Of what great wealth and riches these ships were, that I leaue to other mens iudgement and report, but sure I am that themselues offered two millions and a halfe of ducats for the redemption of the goods and riches that were in them: which offer of theirs, albeit it was accepted of the Lords Generall, and should haue beene receiued, yet we were defeated of it, as hereafter shall be more at large declared.

What maner of fight this was, and with what courage performed, and with what terror to the beholder continued, where so many thundering tearing peeces were for so long a time discharged, I leaue it to the Reader to thinke and imagine. Yet such was the great mercy and goodnes of our liuing God, that in all this cruell terrible fight, in the end, there were not either slaine or hurt by any maner of meanes (excepting one mischance that happened, wherof I will by and by make mention) many aboue the number of 100. of our men: notwithstanding diuers of our shippes were many times shot thorow and thorow: yea and some of them no lesse then two and twentie times, as I was enformed by credible report of the Captaines and Masters themselues. I knowe not of any other hurt done, sauing onely that Sir Robert Southwell, who alwayes shewed himselfe a most valiant resolute knight in all this action, making a litle too much haste with his Pinnesse to boord the Philip, had there his said Pinnesse burnt with the Philip at the same instant, and yet by good care and diligence his men were saued.

One other mischance (as I said) there happened, and it was thus: One of the Flemings flieboats, who had, in all the conflict before, caried himselfe very well and valiantly, about ten of the clocke while the fight continued sharpest, chanced by great negligence and misfortune, to be fired and blowen vp by his owne powder, who could not haue any fewer in him, then one hundred fighting men by all supposall, and so in the very twinckling of an eye, both shippe and men were all cast away, excepting vii. or viii. which by very good fortune, and great care and diligence of some of the other ships were saued.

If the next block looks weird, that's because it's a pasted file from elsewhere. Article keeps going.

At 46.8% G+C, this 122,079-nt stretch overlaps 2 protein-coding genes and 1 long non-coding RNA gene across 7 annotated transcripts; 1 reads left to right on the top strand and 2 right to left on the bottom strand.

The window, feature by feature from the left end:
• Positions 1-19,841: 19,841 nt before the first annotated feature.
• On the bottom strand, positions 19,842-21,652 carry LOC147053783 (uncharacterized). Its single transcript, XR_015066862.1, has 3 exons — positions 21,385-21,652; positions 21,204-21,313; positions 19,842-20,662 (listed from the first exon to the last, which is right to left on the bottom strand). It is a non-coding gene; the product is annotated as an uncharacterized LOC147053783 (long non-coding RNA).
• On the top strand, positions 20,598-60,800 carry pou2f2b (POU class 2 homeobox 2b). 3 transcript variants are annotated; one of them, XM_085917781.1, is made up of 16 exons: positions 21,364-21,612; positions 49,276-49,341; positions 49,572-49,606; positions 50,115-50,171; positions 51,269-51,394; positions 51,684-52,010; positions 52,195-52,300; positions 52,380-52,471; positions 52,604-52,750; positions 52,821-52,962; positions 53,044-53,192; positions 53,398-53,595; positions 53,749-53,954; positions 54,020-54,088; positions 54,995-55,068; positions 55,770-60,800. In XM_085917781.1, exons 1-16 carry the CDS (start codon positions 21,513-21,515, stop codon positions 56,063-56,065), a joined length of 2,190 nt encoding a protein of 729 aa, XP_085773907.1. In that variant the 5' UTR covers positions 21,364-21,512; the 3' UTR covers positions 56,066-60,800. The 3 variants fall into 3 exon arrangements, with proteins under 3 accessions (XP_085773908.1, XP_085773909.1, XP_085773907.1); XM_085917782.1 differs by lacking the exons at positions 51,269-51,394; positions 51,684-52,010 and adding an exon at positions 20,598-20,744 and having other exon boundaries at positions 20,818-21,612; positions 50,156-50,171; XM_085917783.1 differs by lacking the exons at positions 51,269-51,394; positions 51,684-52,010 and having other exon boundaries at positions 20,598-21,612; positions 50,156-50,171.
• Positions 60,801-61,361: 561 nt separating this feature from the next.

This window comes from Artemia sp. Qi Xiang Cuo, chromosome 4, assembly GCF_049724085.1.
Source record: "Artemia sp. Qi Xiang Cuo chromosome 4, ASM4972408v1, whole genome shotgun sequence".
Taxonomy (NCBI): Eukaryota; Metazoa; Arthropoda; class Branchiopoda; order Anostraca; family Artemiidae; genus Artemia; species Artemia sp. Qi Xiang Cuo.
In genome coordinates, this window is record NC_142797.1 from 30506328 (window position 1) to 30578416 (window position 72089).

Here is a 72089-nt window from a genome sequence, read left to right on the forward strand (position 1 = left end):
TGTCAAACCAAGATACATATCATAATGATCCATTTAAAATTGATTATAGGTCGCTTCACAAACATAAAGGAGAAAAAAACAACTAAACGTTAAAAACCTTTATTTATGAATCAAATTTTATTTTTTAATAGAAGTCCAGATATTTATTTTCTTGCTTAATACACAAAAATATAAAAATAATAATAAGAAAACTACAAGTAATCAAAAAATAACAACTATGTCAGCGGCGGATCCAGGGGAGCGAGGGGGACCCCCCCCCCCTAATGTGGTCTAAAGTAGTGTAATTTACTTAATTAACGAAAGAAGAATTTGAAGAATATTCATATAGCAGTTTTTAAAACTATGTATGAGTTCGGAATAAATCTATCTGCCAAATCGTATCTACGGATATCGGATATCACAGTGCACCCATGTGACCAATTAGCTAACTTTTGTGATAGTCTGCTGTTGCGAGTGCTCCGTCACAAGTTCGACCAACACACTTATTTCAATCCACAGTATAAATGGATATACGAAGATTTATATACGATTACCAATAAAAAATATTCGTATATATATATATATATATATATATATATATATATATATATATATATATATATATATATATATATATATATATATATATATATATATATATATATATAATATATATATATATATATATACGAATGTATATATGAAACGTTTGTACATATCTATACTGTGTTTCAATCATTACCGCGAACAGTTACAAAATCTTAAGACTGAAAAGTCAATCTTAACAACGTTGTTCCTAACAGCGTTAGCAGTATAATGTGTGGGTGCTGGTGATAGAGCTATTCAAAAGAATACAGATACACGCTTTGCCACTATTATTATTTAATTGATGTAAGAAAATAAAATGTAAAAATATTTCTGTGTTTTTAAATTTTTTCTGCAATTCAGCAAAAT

Immediatly vpon this notable victory without any farther stay in all the world, the Lord generall the Earle of Essex put to shore and landed about 3000. shot, and pikemen: of the which number the one halfe was presently dispatched to the bridge Puente de Suaço, vnder the conduct of three most famous worth; knights. Sir Christopher Blunt, Sir Coniers Clifford, and Sir Thomas Gerard: with the other halfe, being about fifteene hundred, the most noble Earle of Essex himselfe, being accompanied with diuers other honorable Lords, namely the Earle of Sussex, the Lord Harbert, the Lord Burt, Count Lodouick of Nassaw, the Lord Martiall Sir Francis Vere, with many other worthy Knights, and men of great regard, who all in that dayes seruice did most valiantly behaue themselues, with all expedition possible marched on foote toward the towne of Cadiz, which was about three English miles march. That time of the day was very hot and faint and the way was all of dry deepe slyding sand in a maner, and beside that, very vneuen, and by that meanes so tiresome and painefull as might be. The enemie hauing reasonable companie both of horse and footemen, stoode in a readinesse some good distance without the towne to welcome vs, and to encounter the Lorde Generall. But the most famous Earle with his valiant Troupes, rather running in deede in good order, then marching, hastened on with such vnspeakeable courage and celeritie, as within one houres space and lesse, the horsemen were all discomfited and put to flight, their leader being strooken downe at the very first encounter, whereat the footemen being wonderfully dismayed and astonished at the vnexspected manner of the Englishmens kinde of such fierce and resolute fight retyred themselues with all the speede possible that they could, to recouer themselues into the Towne againe, which being done by them, with farre swifter legges then manly courage, our men were enforcd to skale the walles: which thing in very deede, although it was not without great danger and difficulty to be perfourmed: Yet such was the inuincible resolution, and the wonderfull dexterity of the English, that in one halfe houre or thereabout, the enemie was repulsed, and the towne wall possessed, by the noble Earle himselfe, being in all this action, either the uery first man or else in a maner ioyned with the first.